When executing the above query, we are going to get the following index result set:

| table_name   | index_name        | column_name | is_unique |
|--------------|-------------------|-------------|-----------|
| post         | post_pkey         | id          | true      |
| post         | uk_post_slug      | slug        | true      |
| post_comment | post_comment_pkey | id          | true      |

PostgreSQL creates default indexes for Primary Key and Unique Key columns.

No index is created automatically for a Foreign Key column when using PostgreSQL.

Default database key indexing with MySQL

When using MySQL, the post and the post_comment tables are created using these DDL statements:

CREATE TABLE post (
    id bigint NOT NULL, 
    slug varchar(255), 
    title varchar(255), 
    PRIMARY KEY (id)
)

CREATE TABLE post_comment (
    id bigint NOT NULL, 
    review varchar(255), 
    post_id bigint, 
    PRIMARY KEY (id)
)

ALTER TABLE post ADD CONSTRAINT 
UK_POST_SLUG 
UNIQUE (slug)

ALTER TABLE post_comment 
ADD CONSTRAINT FK_POST_COMMENT_POST_ID 
FOREIGN KEY (post_id) REFERENCES post (id)

To check the database indexes created by default by MySQL, we can use this SQL query:

SELECT
    TABLE_NAME as table_name,
    INDEX_NAME AS index_name,
    COLUMN_NAME as column_name,
    !NON_UNIQUE AS is_unique
FROM
    INFORMATION_SCHEMA.STATISTICS
WHERE
    TABLE_NAME IN ('post', 'post_comment')

When executing the above query, we are going to get the following index result set:

| table_name   | index_name              | column_name | is_unique |
|--------------|-------------------------|-------------|-----------|
| post         | PRIMARY                 | id          | 1         |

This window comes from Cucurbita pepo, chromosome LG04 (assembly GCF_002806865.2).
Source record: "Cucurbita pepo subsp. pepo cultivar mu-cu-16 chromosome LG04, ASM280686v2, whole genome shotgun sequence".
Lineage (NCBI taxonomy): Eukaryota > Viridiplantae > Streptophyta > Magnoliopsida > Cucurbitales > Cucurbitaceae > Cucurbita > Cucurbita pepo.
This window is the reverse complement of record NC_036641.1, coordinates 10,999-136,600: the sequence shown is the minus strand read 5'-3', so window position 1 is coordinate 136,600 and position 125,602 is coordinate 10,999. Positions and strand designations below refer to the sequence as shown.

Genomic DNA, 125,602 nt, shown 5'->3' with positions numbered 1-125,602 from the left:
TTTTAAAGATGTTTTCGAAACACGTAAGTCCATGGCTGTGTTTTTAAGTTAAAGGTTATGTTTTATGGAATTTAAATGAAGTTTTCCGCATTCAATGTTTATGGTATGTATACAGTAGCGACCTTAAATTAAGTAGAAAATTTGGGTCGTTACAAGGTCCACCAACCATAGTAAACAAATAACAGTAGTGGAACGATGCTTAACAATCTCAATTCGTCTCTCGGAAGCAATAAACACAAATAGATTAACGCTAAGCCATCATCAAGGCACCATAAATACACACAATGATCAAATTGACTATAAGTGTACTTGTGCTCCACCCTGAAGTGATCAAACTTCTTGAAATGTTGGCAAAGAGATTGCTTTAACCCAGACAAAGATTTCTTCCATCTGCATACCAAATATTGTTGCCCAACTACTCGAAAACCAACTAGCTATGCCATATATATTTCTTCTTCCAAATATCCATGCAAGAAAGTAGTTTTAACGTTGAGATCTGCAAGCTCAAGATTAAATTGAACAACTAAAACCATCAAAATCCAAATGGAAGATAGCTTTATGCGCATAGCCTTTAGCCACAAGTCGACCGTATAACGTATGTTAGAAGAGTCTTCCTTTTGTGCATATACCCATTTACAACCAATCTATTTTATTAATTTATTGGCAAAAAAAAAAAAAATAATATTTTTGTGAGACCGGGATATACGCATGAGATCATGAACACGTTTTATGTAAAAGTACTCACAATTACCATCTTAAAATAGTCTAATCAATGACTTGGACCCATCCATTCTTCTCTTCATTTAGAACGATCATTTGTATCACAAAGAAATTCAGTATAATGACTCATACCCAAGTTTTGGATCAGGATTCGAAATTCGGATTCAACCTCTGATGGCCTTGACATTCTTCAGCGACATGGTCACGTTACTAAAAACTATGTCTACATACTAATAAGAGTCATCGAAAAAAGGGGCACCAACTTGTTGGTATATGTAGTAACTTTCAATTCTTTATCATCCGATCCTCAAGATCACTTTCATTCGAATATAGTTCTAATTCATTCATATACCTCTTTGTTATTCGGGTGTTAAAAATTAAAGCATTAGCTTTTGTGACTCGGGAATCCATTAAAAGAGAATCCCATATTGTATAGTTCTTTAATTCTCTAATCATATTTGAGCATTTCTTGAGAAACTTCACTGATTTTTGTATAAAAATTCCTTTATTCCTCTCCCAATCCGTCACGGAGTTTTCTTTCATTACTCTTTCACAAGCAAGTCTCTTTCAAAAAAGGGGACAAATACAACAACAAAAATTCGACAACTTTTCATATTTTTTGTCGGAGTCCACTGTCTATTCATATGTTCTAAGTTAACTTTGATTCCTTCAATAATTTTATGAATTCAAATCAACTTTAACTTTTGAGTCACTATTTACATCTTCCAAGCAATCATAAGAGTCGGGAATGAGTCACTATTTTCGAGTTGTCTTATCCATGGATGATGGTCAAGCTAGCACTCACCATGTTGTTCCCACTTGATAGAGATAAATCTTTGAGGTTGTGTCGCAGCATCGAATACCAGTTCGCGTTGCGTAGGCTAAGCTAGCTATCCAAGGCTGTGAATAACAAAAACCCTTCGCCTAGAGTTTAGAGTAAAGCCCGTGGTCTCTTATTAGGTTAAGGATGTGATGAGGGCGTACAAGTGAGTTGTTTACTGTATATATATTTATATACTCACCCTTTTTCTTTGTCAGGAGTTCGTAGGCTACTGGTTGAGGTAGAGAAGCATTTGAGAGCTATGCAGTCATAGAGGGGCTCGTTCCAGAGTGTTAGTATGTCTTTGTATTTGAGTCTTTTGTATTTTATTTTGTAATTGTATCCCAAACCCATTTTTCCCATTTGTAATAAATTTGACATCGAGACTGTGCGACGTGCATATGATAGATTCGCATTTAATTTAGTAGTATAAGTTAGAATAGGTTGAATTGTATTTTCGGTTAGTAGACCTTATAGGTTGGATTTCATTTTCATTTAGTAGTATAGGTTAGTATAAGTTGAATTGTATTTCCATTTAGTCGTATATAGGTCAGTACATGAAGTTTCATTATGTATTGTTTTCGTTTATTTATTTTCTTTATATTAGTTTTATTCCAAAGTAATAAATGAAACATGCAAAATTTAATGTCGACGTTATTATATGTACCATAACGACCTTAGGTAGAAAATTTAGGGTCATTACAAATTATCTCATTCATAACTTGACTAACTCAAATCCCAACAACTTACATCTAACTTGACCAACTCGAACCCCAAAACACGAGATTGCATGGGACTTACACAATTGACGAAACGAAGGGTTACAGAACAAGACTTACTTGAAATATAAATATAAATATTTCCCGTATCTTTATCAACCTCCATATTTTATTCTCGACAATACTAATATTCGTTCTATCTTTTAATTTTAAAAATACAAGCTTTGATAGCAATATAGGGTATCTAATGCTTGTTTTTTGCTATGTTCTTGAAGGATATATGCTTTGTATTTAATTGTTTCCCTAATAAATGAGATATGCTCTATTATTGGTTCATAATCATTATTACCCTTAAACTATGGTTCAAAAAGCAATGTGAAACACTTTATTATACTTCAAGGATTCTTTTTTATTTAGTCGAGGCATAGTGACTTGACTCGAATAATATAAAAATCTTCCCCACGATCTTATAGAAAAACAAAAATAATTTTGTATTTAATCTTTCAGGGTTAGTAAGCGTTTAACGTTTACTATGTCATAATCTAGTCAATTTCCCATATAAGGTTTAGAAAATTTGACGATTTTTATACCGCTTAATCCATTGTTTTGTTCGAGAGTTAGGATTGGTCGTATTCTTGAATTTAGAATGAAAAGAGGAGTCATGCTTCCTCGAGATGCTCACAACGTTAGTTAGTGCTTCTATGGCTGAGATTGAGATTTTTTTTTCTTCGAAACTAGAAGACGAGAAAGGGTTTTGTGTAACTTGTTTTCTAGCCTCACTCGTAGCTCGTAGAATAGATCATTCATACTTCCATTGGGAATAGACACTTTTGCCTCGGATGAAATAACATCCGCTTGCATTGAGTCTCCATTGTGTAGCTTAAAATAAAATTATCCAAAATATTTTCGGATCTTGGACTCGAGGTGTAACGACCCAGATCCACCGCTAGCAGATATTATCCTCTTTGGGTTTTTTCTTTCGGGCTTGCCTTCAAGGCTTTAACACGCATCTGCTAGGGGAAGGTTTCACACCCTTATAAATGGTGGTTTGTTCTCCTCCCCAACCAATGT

| post         | UK_POST_SLUG            | slug        | 1         |
| post_comment | PRIMARY                 | id          | 1         |
| post_comment | FK_POST_COMMENT_POST_ID | post_id     | 0         |

MySQL creates default indexes for all Primary Key, Unique Key, and Foreign Key columns.

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Conclusion

In this article, we learned that Oracle, SQL Server, and PostgreSQL create database indexes for Primary Key and Unique Key columns, but not for Foreign Key columns.

So, if you have two large tables that have to be joined via a Foreign Key, then it would be more efficient if you created an index on the Foreign Key column. Otherwise, a table scan would be used instead. The SQL execution plan will tell you what strategy was used by the database engine, hence you can determine which Foreign Key columns need indexing.

For small tables that are joined via a Foreign Key, adding an index on the Foreign Key column might not be needed since the database Cost-Based Optimizer might do a table scan anyway.

MySQL creates default indexes for all Primary Key, Unique Key, and Foreign Key columns.